Title:
Rotor for electric rotary machine
Kind Code:
A1


Abstract:
A rotor for an electric rotary machine includes a rotatable rotor body, a plurality of magnet portions provided at the rotor body in circumferential direction with a certain interval, and a supporting portion provided at the rotor body for supporting the plurality of the magnet portions. At least the supporting portion of the rotor body is made of ferritic cast iron as base material.



Inventors:
Matsumoto, Akikazu (Anjo-shi, JP)
Yagi, Wataru (Nagoya-shi, JP)
Kamiya, Naoki (Chiryu-shi, JP)
Akita, Norihiro (Anjo-shi, JP)
Kamasaka, Takeshi (Chiryu-shi, JP)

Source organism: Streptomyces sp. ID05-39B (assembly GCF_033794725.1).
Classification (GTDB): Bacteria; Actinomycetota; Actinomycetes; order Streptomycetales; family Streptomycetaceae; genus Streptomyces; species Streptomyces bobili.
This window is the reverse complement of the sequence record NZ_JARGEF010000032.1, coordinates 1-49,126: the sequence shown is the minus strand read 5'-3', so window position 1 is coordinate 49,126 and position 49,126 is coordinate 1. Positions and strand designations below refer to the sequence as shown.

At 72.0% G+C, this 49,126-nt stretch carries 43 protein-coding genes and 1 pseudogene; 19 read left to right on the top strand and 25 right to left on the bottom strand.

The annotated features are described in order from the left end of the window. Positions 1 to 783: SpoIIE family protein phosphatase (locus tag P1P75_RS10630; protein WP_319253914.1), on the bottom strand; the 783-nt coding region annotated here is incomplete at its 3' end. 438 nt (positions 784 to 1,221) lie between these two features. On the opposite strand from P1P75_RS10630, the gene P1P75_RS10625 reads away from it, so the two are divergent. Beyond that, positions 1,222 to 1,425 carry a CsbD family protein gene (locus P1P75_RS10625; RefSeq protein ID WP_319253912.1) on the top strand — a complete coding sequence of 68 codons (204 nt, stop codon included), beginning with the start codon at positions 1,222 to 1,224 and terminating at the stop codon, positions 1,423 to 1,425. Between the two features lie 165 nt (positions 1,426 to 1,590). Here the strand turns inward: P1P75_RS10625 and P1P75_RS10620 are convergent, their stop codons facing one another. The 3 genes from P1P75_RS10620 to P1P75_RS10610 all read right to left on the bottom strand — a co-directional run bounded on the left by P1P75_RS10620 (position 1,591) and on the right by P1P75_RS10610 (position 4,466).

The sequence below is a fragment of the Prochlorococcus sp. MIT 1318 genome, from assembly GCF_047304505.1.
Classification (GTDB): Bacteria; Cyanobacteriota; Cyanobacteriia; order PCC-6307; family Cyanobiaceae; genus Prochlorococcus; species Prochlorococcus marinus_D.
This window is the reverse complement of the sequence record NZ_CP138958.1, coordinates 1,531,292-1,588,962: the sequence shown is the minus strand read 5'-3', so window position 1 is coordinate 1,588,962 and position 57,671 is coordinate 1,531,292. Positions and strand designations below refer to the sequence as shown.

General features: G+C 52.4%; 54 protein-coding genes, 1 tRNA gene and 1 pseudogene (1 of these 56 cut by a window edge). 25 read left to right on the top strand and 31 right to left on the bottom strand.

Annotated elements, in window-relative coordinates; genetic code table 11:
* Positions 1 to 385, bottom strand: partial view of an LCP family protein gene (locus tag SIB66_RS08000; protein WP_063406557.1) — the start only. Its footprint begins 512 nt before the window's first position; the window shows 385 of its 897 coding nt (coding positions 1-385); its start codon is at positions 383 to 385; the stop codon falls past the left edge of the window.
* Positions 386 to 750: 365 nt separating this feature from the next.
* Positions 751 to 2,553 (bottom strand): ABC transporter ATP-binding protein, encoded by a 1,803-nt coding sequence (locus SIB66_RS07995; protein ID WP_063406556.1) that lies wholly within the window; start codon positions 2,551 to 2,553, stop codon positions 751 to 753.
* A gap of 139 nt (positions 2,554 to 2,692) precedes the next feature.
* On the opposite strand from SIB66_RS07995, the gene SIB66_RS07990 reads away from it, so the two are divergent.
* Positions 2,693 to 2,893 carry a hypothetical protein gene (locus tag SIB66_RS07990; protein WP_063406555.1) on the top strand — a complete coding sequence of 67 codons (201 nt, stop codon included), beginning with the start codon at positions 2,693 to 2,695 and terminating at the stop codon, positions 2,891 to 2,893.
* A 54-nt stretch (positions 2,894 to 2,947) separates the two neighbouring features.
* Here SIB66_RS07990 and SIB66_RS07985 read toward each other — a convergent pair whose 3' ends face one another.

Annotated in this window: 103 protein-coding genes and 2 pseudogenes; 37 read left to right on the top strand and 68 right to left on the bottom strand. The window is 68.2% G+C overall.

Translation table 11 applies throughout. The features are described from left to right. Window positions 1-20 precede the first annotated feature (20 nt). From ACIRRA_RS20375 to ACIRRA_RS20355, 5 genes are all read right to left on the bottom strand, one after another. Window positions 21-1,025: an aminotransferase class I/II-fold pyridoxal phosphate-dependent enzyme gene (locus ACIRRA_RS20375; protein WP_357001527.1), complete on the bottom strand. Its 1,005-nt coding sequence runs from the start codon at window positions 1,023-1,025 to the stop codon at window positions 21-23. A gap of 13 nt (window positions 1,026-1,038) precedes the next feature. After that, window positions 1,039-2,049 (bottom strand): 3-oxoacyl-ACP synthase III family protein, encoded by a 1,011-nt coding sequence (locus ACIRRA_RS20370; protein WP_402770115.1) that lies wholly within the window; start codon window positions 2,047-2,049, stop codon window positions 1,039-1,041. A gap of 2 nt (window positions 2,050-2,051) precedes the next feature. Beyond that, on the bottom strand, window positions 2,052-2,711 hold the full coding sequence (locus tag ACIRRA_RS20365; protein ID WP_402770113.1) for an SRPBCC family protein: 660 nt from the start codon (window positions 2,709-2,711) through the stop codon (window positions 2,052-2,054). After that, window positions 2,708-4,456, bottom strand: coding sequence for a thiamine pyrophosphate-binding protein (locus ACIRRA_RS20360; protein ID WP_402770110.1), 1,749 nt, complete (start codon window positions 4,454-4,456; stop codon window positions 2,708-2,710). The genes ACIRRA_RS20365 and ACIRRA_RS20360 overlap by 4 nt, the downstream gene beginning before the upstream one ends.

Application Number:
10/979221
Publication Date:
05/12/2005
Filing Date:
11/03/2004
Assignee:
AISIN SEIKI KABUSHIKI KAISHA (Kariya-shi, JP)
AISIN TAKAOKA CO., LTD. (Aichi, JP)
Primary Class:
Other Classes:
310/67R, 310/261.1
International Classes:
H02K1/02; H02K1/22; H02K1/27; H02K1/28; H02K3/46; H02K7/00; H02K11/00; H02K21/22; (IPC1-7): H02K7/00; H02K3/46; H02K11/00
View Patent Images:
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20070241644SINGLE-PHASE MOTOROctober, 2007Kakugawa et al.
20030094876Stator structure with composite windingsMay, 2003Hsu
20090251013Electric Motor for Rotation and Axial MovementOctober, 2009Vollmer et al.
20070114874Motor having a stator and a rotor made of soft magnetic powder materialMay, 2007Ku
20100007244Piezoelectric Motor and Method of Manufacturing the SameJanuary, 2010Fujimoto et al.
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Primary Examiner:
SCHEUERMANN, DAVID W
Attorney, Agent or Firm:
OBLON, MCCLELLAND, MAIER & NEUSTADT, L.L.P. (ALEXANDRIA, VA, US)
Claims: